Record rainfall hit parts of Japan, of 1.1 million ordered to evacuate only 6 300 took shelter

Record rainfall hit parts of Japan, of 1.1 million ordered to evacuate only 6 300 took shelter

Record-breaking rainfall hit parts of southern Japan over the past few days, causing deadly mudslides and flooding and forcing authorities to issue evacuation orders to 1.1 million people. 

Rainfall recorded from Monday, July 1 to Wednesday, July 3 was 554 mm (21.42 inches) in Nichinan city in Miyazaki prefecture. It broke the past all-time three-day record of 457.5 mm (18.01 inches) set on October 30, 2017.

During the same period, Kanoya registered 641.5 mm (25.26 inches), breaking the previous three-day record of 510 mm (20.8 inches) set on July 7, 1993.

In just 1 hour on July 3, Toshima village registered 77 mm (3.03 inches) of rain, breaking the old July one-hour record of 73.5 mm (2.89 inches) set in 2016.

Although evacuation orders were issued for 1.1 million residents in Kagoshima and Miyazaki prefectures on July 3 and 4, only 6 301 people actually took shelter, authorities said.

"The figure of 6 300 was … rather small," Nihon University professor Hiromichi Nakamori said, adding that, "...there could be cases in which going outside is more dangerous, depending on the situation in the neighborhood."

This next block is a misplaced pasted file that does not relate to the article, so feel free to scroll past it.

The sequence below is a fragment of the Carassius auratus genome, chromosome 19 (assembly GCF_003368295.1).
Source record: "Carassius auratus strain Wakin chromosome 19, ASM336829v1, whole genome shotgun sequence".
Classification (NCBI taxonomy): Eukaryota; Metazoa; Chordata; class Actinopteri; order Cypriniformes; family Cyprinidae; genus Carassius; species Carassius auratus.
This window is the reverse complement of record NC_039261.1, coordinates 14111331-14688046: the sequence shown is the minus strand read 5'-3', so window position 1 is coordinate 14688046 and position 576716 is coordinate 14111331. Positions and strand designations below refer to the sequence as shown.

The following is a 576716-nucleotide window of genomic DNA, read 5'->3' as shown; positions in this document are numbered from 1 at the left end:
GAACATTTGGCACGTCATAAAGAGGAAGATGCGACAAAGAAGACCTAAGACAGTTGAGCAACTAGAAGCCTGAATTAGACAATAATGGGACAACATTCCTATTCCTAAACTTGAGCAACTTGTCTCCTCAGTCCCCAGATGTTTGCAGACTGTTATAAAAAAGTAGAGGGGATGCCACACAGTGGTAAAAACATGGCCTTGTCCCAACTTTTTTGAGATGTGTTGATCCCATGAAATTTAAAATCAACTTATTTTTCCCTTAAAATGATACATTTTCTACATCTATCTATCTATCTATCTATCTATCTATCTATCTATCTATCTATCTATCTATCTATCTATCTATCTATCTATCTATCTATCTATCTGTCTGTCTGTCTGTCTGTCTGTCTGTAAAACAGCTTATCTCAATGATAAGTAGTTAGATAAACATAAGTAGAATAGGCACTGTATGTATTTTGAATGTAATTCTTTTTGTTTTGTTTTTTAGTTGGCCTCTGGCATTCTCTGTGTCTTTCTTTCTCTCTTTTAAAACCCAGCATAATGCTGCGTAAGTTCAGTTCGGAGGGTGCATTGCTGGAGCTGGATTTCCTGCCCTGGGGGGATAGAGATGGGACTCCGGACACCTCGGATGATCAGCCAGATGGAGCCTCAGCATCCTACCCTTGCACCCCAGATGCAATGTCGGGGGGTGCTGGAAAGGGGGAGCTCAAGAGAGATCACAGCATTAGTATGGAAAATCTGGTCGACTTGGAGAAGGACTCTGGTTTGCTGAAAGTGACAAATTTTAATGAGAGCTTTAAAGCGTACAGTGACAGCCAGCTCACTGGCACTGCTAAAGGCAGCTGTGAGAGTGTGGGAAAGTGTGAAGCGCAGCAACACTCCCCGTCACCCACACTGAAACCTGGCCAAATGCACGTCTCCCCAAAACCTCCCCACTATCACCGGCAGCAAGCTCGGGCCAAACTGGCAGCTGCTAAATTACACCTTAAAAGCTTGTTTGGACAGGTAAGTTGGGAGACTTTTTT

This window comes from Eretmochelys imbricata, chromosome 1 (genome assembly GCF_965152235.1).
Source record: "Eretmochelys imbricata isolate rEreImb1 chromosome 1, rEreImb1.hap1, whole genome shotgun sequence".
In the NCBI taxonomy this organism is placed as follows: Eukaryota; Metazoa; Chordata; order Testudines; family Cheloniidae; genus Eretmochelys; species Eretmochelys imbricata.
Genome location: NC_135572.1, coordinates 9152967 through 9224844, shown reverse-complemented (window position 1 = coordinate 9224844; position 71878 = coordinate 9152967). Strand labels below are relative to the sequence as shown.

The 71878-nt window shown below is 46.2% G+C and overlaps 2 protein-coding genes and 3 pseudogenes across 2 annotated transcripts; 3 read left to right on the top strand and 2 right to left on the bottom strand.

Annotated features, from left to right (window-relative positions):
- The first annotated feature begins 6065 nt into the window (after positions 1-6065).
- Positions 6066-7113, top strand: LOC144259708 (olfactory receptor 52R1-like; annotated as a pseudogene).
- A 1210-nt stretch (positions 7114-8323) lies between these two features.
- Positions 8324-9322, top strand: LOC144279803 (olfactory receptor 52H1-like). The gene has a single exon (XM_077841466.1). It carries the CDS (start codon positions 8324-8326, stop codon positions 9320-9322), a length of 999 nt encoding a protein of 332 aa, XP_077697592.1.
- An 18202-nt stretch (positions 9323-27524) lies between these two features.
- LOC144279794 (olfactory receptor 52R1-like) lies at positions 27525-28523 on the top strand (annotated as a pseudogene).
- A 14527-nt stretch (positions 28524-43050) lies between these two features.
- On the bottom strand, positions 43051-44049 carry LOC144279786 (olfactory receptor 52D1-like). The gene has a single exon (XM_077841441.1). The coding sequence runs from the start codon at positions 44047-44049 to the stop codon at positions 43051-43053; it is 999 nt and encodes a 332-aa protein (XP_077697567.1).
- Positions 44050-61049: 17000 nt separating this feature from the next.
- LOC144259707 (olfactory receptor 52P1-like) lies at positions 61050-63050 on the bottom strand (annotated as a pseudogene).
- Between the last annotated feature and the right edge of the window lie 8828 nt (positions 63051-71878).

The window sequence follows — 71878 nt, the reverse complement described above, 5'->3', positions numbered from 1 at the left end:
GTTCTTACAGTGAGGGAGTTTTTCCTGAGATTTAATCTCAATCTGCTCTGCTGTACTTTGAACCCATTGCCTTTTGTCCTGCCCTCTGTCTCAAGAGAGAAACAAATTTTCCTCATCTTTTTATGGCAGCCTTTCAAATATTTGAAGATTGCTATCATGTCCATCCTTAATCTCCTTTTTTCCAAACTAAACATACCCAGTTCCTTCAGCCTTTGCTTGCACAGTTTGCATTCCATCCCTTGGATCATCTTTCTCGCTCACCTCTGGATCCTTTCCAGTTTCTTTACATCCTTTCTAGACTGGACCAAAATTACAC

"Central and local governments need to think about what they should do to make residents follow their instructions and keep them aware of the need to take action to ensure their safety," he said.

According to media reports, two people died in Kagoshima Prefecture following landslides - one in Soo and the other in Kagoshima, both after landslides buried their homes.

Mudslides and flooding have damaged at least 80 homes and left 1 700 other homes without electricity. 

A red warning for heavy rain has been issued over southern Kyushu Island and Amami Islands. Moderate to heavy rain is expected over the next 24 hours.

Featured image: Total Accumulated Precipitation July 1 - 5, 2019 (model run 00:00 UTC, July 1). Credit: GFS, TropicalTidbits


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